A former top producer for “Good Morning America” has been accused of sexually assaulting two female employees and encouraging a “toxic” work culture that was hostile toward women, according to a lawsuit filed Wednesday.
Kirstyn Crawford, 31, an anchor producer for George Stephanopoulos on “GMA,” says the show’s then-senior executive producer Michael Corn sexually assaulted her after a work party when he was drunk, according to her Manhattan Supreme Court lawsuit from Wednesday.
The alleged incident happened in February 2015 when Crawford was in Los Angeles with the team covering the Academy Awards.
Crawford claims that another former employee, Jill McClain, was also sexually assaulted by Corn in 2010 and 2011 and that after the women exchanged stories early this year, they reported the assaults to ABC in February, the court papers explain.
As a result, ABC forced Corn, who’d managed “GMA” since 2014, to resign in April — with Variety reporting at the time that he left abruptly, stunning some staffers.
“However, keeping in line with ABC’s culture of sweeping sexual assault under the rug to protect its brand, ABC did not publicly acknowledge Corn’s malfeasance,” the suit charges.
In the 2015 incident, Crawford called an Uber to go back to the hotel after the other staffers left to continue the party at another location. But to her “surprise, Corn then joined Crawford in the Uber,” the suit alleges.
During the ride, Corn “grabbed Crawford’s hand and told her that he wanted to be able to help her with her career,” the court papers say.
Then he pulled her head “into his chest and kept telling her to ‘just relax’ and kept asking ‘why are you so tense?’” the filing claims.
He kissed her and rubbed her legs as she tried to “pull away” several times while he “pulled her right back,” the court documents allege.
When they got to the hotel, Corn allegedly pretended to lose his room key in a “devious ploy” to get into Crawford’s room. So, in an attempt to not show him where her room was, Crawford accompanied Corn to his room instead, the suit says.
While Crawford sat on the corner of his bed at Corn’s invitation, he “pulled her down onto the bed and pulled her head onto his chest” before he kissed the top of her head, petted her hair and stroked her arm, the court papers allege.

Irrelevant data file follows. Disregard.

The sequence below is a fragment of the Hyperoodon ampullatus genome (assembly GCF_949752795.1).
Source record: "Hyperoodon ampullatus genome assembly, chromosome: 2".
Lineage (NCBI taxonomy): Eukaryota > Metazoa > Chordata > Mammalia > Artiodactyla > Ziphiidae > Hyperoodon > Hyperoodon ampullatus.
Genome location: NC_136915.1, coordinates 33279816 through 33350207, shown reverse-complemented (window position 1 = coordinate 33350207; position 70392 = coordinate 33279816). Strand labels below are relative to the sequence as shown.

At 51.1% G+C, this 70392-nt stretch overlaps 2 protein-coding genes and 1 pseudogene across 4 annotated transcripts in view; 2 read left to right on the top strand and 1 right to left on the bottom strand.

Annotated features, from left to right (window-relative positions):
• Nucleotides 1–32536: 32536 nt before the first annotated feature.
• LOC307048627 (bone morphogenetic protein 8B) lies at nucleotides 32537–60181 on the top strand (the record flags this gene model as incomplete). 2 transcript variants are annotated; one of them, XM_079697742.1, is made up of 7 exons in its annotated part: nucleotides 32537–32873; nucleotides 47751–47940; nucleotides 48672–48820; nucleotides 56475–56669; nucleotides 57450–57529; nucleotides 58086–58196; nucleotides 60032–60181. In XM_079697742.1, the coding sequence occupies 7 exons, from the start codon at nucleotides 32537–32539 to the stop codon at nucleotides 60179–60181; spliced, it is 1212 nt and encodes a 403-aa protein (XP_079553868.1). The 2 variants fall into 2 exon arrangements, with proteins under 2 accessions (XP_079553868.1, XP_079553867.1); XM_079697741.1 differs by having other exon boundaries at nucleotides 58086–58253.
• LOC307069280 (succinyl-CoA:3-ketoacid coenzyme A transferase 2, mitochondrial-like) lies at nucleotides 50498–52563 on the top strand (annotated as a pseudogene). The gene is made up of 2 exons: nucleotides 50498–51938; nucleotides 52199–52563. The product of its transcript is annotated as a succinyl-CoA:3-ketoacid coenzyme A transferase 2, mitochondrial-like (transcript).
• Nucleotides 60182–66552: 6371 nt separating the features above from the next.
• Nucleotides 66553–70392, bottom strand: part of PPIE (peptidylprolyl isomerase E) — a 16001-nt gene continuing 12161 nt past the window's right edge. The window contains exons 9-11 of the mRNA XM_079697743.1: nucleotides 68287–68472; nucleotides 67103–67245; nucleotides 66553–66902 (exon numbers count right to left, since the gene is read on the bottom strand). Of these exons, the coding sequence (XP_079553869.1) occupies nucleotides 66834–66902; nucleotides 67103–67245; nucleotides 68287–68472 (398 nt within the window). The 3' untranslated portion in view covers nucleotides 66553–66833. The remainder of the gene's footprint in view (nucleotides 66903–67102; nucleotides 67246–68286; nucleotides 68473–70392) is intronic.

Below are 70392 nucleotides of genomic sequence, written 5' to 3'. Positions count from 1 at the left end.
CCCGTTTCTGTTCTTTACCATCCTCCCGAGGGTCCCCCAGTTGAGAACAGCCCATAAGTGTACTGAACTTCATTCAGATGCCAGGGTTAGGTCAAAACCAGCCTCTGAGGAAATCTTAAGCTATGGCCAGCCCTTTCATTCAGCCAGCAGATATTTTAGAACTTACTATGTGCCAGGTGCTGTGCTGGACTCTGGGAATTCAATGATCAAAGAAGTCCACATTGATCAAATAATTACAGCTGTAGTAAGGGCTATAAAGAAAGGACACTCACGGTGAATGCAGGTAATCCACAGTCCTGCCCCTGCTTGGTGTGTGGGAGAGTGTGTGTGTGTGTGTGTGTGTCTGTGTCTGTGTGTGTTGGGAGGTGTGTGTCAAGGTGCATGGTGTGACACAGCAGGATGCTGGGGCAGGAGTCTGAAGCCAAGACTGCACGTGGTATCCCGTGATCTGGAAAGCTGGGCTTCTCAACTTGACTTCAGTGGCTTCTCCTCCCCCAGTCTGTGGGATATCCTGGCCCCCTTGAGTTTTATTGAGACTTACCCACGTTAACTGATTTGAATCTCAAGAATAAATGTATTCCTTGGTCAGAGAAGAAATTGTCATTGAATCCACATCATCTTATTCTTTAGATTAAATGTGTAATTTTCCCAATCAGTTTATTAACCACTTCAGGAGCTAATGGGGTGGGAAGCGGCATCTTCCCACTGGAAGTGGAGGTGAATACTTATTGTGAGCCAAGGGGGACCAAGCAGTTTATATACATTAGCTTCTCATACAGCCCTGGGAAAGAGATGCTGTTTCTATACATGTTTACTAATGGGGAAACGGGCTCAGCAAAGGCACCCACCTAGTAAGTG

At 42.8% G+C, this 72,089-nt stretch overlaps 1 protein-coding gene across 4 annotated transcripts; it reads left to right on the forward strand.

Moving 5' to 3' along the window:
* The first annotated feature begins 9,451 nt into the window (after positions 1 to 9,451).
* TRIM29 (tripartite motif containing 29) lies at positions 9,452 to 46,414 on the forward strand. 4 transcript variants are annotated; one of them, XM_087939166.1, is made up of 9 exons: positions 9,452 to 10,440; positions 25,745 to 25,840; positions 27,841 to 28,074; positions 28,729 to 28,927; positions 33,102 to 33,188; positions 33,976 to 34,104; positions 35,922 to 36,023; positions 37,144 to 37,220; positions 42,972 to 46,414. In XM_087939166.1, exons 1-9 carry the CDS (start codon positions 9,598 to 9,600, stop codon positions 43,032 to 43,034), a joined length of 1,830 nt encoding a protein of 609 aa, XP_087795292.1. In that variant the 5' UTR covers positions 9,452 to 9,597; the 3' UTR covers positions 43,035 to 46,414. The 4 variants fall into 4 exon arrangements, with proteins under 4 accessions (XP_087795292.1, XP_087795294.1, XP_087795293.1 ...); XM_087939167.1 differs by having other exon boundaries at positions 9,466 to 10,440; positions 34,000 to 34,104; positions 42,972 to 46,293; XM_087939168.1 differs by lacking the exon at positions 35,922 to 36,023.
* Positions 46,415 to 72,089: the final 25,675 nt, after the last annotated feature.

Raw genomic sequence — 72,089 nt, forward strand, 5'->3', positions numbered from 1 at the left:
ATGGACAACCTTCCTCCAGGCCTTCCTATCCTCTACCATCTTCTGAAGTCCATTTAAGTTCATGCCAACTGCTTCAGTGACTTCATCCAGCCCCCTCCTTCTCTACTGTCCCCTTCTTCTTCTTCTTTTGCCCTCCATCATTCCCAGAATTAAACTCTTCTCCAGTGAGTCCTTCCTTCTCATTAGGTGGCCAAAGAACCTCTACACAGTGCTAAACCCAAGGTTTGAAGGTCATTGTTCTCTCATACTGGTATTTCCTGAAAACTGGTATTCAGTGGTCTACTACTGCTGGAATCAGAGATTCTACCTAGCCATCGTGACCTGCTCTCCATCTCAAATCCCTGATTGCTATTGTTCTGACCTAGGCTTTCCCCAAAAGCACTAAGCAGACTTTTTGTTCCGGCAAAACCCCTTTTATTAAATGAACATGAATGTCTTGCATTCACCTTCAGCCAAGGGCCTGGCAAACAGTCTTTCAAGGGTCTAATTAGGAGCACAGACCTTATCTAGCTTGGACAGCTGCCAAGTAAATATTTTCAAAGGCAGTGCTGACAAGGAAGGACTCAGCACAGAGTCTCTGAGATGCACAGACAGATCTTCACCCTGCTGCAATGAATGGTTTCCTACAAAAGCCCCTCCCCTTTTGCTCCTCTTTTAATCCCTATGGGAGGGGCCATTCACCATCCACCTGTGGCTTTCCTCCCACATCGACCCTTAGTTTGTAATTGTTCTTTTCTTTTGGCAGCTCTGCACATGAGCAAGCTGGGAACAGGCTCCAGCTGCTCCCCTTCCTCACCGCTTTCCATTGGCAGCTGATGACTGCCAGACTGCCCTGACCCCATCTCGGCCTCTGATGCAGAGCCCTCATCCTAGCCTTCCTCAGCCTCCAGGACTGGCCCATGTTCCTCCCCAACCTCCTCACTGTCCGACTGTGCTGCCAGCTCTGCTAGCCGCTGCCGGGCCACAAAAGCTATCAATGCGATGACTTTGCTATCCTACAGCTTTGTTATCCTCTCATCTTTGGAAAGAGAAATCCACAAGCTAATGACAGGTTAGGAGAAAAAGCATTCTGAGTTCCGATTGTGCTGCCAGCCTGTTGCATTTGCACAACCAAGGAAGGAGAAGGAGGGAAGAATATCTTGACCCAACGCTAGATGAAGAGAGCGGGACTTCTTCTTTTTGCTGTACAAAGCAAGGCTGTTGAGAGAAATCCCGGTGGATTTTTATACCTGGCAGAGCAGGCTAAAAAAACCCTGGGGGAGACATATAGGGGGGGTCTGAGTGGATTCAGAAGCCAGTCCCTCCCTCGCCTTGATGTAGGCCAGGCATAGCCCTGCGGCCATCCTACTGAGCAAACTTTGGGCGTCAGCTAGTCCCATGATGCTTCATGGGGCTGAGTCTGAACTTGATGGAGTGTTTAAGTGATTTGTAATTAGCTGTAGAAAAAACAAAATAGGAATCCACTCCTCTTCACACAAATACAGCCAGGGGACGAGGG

He told Crawford — who was “frozen in fear” — “shhhh, Let’s just lie here,” before she managed to slip away and go back to her own room, the filing claims.
But Corn would later barge into her room, where Crawford pleaded with him to leave, which he eventually did, the suit explains.
In 2017, ABC learned of Corn’s sexual assault of Crawford but they “did nothing to protect plaintiff or removed Corn from his position of power,” the court documents claim.
Corn is also accused of sexually assaulting McClain, who was working for Diane Sawyer at the time on “World News Tonight.” Once on a flight from Los Angeles to New York in September 2010, Corn — seated next to McClain — rubbed her “upper right thigh with his left hand” and then “slid his hand from McClain’s upper right thigh to her vagina,” and began to rub “her vagina, over her jeans,” the suit alleges.
Then in April 2011, while the team was in London covering Prince William and Kate Middleton’s wedding, a drunk Corn barged into McClain’s hotel room and sexually assaulted her, the court documents claim.
Corn kissed McClain and shoved her onto the bed, pulling down the top of her jumpsuit and her bra and groping her bare chest, the suit alleges.
McClain shoved him off and yelled at him to get out, which he did “in a huff,” the filing claims.
The suit says that Corn fostered a “toxic” work environment where he was dismissive of women, which made Crawford fear reporting her abuse.
“Corn perpetuated a terrible bullying and drinking culture at ABC in which employees were peer-pressured into binge-drinking and belittled if they declined to participate in the drinking culture,” the suit alleges.
Crawford is suing ABC and Corn for unspecified damages. McClain is not a plaintiff in the suit because the statute of limitations to bring a claim has expired, court papers say.
Her lawyer, Milton Williams Jr., told The Post, “For both Kirstyn, and Jill, who is supporting her, the healing process has begun.”
ABC and Corn separately did not immediately return requests for comment.